Just before the Army’s AUSA convention kicked off last week, the service issued a sources-sought notice for a single-channel, vehicle-mounted radio, marking the first time that the Army will actually spend money on something that was tested during the biannual Network Integration Evaluation (NIE) at Ft. Bliss, the cornerstone of the Army’s modernization project. The service anticipates a contract award—or awards—by September, with first equipment deliveries beginning in October 2012 for 5,000 radios.
Despite this success and the fact that the Army loudly trumpets the NIE process every chance it gets, “there are some growing pains,” according to Col. Dan Hughes, director of the Army's System of Systems Integration Directorate. (The NIE tests have been around only since last July, but the Army has been working on the modernization program in much the same form since 2008.)
Many of those growing pains were catalogued in a report released in January by the Pentagon’s Director of Operational Test and Evaluation (DOT&E), which said that the service should “be cautious about inserting too many untried, experimental systems into the NIEs” because previous evaluations maxed out the Army’s evaluation capacity with too many different technologies.
But putting a variety of technologies in the hands of a brigade, and connecting everything to the service’s developmental network, is what the NIE is all about. Army leadership says that it allows them to see what works, and what doesn’t, very quickly. “If we test in isolation any more, shame on us,” Hughes said, adding that the program has received a “tremendous amount of support from senior leadership.”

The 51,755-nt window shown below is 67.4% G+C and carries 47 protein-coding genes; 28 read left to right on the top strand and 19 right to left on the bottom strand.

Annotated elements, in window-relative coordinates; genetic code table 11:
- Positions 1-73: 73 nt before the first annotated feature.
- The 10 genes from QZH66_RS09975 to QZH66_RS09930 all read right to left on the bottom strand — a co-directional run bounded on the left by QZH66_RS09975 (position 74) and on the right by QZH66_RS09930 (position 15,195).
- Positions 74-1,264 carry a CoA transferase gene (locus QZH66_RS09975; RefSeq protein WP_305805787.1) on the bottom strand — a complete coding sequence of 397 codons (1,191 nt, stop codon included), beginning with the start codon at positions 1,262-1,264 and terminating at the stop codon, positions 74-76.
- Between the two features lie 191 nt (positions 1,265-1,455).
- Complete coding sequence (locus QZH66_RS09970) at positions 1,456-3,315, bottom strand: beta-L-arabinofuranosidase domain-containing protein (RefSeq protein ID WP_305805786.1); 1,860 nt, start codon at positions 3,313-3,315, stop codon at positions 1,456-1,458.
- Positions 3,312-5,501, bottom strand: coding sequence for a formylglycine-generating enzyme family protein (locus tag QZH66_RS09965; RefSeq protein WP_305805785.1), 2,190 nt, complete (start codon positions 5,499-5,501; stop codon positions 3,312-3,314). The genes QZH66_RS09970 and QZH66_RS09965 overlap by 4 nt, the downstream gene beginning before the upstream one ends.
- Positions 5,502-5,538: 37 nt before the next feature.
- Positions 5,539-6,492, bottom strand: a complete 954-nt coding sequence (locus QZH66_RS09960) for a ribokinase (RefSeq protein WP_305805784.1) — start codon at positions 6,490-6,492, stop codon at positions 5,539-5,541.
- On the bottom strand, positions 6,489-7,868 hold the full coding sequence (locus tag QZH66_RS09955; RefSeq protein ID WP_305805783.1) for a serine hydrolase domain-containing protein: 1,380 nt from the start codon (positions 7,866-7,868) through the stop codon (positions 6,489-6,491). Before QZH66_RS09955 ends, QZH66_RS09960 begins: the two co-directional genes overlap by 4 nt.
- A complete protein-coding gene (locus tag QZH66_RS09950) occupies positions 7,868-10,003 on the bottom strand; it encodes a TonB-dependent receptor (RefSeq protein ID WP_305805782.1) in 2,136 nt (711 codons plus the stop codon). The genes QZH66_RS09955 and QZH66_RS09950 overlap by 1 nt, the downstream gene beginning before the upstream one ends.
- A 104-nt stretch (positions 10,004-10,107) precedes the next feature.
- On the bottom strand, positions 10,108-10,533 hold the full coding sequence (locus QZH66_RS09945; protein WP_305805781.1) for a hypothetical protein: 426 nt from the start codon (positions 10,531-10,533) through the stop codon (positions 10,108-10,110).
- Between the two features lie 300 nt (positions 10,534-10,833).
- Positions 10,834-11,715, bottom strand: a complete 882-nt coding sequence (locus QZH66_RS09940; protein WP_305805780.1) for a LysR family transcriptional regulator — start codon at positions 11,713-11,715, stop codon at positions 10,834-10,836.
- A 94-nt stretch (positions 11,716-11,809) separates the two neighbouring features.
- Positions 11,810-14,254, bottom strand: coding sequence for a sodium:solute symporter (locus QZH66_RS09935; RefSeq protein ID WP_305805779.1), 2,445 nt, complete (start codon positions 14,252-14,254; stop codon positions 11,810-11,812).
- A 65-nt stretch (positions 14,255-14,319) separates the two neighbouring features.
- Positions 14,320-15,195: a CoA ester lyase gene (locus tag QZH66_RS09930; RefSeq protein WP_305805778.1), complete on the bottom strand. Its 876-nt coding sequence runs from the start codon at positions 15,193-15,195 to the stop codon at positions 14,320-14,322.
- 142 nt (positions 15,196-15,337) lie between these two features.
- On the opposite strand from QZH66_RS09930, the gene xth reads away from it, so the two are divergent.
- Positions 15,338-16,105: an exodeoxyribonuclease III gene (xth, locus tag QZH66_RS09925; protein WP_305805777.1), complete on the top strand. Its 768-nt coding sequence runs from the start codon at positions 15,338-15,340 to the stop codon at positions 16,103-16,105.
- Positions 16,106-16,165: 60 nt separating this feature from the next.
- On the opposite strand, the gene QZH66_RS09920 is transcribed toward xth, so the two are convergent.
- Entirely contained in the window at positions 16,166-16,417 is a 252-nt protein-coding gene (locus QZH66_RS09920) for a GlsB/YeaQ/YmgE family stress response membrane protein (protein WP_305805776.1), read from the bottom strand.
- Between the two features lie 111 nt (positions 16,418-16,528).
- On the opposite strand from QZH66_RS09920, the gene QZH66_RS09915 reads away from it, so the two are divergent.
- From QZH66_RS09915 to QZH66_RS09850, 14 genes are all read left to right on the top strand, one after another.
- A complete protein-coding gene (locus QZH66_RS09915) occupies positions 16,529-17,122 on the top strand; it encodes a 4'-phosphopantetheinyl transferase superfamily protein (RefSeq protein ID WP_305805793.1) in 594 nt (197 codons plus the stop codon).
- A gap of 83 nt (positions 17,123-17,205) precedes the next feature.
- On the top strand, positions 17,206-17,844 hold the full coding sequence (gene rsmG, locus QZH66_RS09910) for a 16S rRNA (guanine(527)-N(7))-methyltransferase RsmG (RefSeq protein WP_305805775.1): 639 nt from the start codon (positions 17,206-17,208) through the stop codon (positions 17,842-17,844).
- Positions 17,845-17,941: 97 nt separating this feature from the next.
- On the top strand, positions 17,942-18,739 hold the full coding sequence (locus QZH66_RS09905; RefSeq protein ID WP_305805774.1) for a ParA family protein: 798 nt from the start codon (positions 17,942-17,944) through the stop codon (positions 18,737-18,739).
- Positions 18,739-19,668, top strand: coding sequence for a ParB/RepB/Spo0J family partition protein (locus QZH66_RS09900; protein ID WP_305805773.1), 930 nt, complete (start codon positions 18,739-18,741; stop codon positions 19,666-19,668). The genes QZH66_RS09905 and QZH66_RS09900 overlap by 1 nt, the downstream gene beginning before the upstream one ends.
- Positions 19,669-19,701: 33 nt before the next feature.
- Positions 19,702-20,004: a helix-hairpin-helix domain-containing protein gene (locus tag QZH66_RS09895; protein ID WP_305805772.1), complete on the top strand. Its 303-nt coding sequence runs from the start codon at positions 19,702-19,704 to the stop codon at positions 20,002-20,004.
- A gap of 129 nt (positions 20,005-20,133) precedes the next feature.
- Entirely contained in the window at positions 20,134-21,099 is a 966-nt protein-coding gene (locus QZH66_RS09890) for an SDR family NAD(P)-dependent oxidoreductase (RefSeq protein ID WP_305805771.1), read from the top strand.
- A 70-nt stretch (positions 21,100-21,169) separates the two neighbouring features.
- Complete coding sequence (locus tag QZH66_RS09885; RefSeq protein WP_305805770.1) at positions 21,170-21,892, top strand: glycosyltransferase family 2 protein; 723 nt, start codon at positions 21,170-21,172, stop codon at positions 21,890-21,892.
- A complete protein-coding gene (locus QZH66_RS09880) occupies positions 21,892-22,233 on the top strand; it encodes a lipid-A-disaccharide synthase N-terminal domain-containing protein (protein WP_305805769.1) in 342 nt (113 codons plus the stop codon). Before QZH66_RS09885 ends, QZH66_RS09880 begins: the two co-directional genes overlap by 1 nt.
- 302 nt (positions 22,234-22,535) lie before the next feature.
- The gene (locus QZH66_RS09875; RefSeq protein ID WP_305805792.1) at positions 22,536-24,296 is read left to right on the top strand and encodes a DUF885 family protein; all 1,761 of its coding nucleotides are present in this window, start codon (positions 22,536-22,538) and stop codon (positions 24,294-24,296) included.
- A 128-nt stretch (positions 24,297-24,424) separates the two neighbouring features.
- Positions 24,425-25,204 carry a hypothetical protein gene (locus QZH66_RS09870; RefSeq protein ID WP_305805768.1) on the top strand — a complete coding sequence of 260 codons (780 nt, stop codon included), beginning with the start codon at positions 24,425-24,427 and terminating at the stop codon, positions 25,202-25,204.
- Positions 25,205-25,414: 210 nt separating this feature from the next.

The “frictions” in the program, as Hughes refers to them, are partially due to the uncomfortable transition from “the old way of doing business,” which included long developmental timelines that didn’t make use of new—and often better, or at least cheaper—commercial applications.
Gen. Robert Cone, head of the Army’s Training and Doctrine Command, identified other frictions in the program. In a frank exchange with reporters, he said that the NIE is in some ways not meeting “the expectations of the industrial base, and we’re going to have to address that … it’s going to take compromise by both parties.”
Part of the problem is that the program requires industry to submit white papers that can cost up to $250,000 to produce, in order to have its already mature technology considered for inclusion in the next evaluation. This “requires industry to step up to the table and make an investment without the military making a commitment that we’ll buy something,” Cone said, adding that “the question is, how do we come together on a middle ground that they will continue to participate?”
Cone said that while the Army recognizes what industry brings to the table “in terms of their knowledge of what is possible, how do you merge that into writing a requirement, determining an adequate testing strategy and an adequate acquisition strategy?”
The White House’s fiscal 2013 budget request asks for $214 million to fund the NIE, which is an indication that the Pentagon and the White House are willing to give the Army some time to iron out the bugs. As for the defense industry, as Hughes put it, “we’re learning as we go along.”